Okemah Landmarks Could Be in Jeopardy
OKEMAH, Oklahoma - Okemah, Oklahoma, is the birthplace of folk singer Woody Guthrie, but it's another couple of town icons that are causing a stir these days.
The town has become known for their water tower "triplets." The elder two towers are painted with "hot" and "cold." The largest and newest one is painted with "Home of Woody Guthrie."
Kay Watson has lived in Okemah all her life, and sees the water towers as old friends.
"I love these water towers," said Watson."They're so iconic."
But Watson and others are concerned about the future of Okemah's famous old landmarks. Just last week the city council discussed several options regarding the towers.
"The problem came up because of the age of the water towers and our water supply," said City Manager Jerry Turner. "We're just trying to plan for the future."
Okemah's city council heard from Utility Service Company about the current state of the towers and was presented with estimates to rehabilitate them or remove them completely. The latter option is one that Watson considers a worst-case scenario.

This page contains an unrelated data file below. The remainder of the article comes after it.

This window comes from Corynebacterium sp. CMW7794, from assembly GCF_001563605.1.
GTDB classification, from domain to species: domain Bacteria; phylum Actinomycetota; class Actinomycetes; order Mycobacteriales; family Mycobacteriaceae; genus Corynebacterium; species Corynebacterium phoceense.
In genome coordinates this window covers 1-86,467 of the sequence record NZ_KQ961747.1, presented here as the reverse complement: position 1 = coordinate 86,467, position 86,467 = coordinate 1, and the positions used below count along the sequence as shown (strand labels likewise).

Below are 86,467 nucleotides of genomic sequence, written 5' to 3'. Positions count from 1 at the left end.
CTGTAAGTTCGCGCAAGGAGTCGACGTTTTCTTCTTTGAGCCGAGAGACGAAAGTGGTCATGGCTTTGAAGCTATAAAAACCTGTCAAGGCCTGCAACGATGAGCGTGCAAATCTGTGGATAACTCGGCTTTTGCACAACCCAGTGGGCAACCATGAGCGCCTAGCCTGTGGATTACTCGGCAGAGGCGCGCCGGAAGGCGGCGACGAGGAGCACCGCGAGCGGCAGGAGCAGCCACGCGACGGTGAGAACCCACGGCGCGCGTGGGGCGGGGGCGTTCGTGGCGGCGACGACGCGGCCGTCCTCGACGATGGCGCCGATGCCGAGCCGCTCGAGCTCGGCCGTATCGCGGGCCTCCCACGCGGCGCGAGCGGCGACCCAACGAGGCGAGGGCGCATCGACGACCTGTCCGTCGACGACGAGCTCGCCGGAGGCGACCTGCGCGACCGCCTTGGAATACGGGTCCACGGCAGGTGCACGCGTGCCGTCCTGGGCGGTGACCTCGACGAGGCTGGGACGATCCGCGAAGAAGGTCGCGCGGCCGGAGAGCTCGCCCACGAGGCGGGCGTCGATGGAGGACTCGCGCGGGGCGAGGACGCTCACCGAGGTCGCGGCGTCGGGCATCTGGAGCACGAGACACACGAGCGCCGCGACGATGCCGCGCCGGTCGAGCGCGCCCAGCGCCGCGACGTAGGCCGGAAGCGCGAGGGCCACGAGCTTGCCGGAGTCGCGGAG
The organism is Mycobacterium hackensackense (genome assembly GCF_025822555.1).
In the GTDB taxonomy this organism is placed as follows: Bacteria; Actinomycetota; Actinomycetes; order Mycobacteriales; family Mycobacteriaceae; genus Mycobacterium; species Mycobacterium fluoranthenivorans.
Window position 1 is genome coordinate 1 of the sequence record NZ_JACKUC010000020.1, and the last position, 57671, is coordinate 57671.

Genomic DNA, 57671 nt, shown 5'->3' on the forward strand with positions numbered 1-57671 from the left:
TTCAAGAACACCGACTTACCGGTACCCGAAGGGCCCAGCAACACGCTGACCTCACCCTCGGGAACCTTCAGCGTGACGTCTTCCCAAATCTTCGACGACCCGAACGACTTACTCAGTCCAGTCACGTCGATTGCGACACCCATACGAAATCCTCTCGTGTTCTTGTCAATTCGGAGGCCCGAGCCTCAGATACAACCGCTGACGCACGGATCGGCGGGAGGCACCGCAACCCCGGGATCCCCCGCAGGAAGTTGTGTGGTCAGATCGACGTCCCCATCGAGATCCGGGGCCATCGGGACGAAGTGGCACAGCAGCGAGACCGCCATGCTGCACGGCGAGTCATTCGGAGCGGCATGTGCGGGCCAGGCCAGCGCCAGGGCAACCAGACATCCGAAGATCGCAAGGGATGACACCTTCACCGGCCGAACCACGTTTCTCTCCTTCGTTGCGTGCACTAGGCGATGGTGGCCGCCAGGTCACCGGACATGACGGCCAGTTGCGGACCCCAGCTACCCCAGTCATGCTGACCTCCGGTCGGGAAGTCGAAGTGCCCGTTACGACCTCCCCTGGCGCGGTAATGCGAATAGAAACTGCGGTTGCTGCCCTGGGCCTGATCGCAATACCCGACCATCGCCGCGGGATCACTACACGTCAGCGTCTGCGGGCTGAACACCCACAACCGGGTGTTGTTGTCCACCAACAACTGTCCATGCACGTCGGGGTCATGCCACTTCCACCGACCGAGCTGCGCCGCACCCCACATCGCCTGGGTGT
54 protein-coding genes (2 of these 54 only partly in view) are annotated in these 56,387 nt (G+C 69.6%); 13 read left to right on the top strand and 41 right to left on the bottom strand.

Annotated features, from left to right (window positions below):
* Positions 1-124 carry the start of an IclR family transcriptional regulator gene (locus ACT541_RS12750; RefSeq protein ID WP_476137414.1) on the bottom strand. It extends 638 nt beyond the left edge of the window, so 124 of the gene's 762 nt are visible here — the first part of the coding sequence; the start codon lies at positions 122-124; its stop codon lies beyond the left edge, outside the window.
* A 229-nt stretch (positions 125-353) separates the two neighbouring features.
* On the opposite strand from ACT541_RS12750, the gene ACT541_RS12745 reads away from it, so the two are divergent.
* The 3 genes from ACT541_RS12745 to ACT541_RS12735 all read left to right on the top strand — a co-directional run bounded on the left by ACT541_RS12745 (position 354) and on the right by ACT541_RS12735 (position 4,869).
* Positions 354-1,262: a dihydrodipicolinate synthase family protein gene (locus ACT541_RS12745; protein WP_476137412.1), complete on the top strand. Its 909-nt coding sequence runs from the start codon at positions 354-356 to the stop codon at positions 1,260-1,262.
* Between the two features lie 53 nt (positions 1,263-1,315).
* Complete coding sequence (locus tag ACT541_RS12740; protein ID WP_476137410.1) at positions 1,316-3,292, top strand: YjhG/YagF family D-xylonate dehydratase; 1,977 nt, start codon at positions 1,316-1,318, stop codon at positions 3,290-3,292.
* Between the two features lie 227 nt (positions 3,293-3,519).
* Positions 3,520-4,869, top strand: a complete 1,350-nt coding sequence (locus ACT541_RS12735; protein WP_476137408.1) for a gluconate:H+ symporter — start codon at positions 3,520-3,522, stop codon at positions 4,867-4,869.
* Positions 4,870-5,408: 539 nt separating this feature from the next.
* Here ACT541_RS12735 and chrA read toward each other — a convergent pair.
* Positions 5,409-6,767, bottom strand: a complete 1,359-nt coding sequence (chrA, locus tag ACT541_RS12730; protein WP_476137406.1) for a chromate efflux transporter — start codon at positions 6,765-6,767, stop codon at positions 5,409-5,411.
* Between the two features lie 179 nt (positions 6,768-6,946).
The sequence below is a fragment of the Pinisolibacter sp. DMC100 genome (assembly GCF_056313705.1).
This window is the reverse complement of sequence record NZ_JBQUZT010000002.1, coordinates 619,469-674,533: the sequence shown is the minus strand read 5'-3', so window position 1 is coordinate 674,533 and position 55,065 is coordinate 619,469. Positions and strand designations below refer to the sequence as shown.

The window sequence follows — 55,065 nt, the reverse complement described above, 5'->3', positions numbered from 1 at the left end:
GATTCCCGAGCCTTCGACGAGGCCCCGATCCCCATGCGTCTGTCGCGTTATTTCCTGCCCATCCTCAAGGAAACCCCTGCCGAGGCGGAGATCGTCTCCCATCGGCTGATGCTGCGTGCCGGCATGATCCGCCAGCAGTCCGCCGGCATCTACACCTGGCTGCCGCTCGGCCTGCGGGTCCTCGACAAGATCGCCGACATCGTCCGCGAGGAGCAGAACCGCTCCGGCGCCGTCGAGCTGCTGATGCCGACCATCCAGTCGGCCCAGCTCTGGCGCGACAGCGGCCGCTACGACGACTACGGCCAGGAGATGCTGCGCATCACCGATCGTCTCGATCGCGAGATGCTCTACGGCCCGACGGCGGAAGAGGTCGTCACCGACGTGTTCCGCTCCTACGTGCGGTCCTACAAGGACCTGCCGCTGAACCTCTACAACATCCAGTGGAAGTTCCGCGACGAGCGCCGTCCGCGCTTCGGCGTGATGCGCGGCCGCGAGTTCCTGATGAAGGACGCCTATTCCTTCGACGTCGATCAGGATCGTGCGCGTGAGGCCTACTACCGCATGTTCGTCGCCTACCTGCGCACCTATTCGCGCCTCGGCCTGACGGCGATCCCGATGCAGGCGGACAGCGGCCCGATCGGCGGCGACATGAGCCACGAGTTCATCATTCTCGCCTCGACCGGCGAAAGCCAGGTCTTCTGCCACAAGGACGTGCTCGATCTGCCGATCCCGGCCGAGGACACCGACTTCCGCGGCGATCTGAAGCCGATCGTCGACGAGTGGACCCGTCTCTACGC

"In a perfect world, I'd like to see 'em be restored." Watson said. "I just want 'em to stay."
Watson, who is on the newly formed STOWT, or "Save the Okemah Water Towers" committee, said the towers have become synonymous with the town, and that thousands of people who flock the Woody Guthrie Folk Festival every July associate the town with the familiar landmarks.
"They've come to know and love and expect to see these water towers," said Watson. "It would just be I think, detrimental."
Buddy Bond has lived just a few yards from the old towers for thirty-plus years. Bond's met hundreds of folks over the years from all over who stop and take pictures from his front yard. He thinks the neighborhood would be sort of empty without them.
"I think I'd rather see 'em stay," said Bond. "Right in my front yard."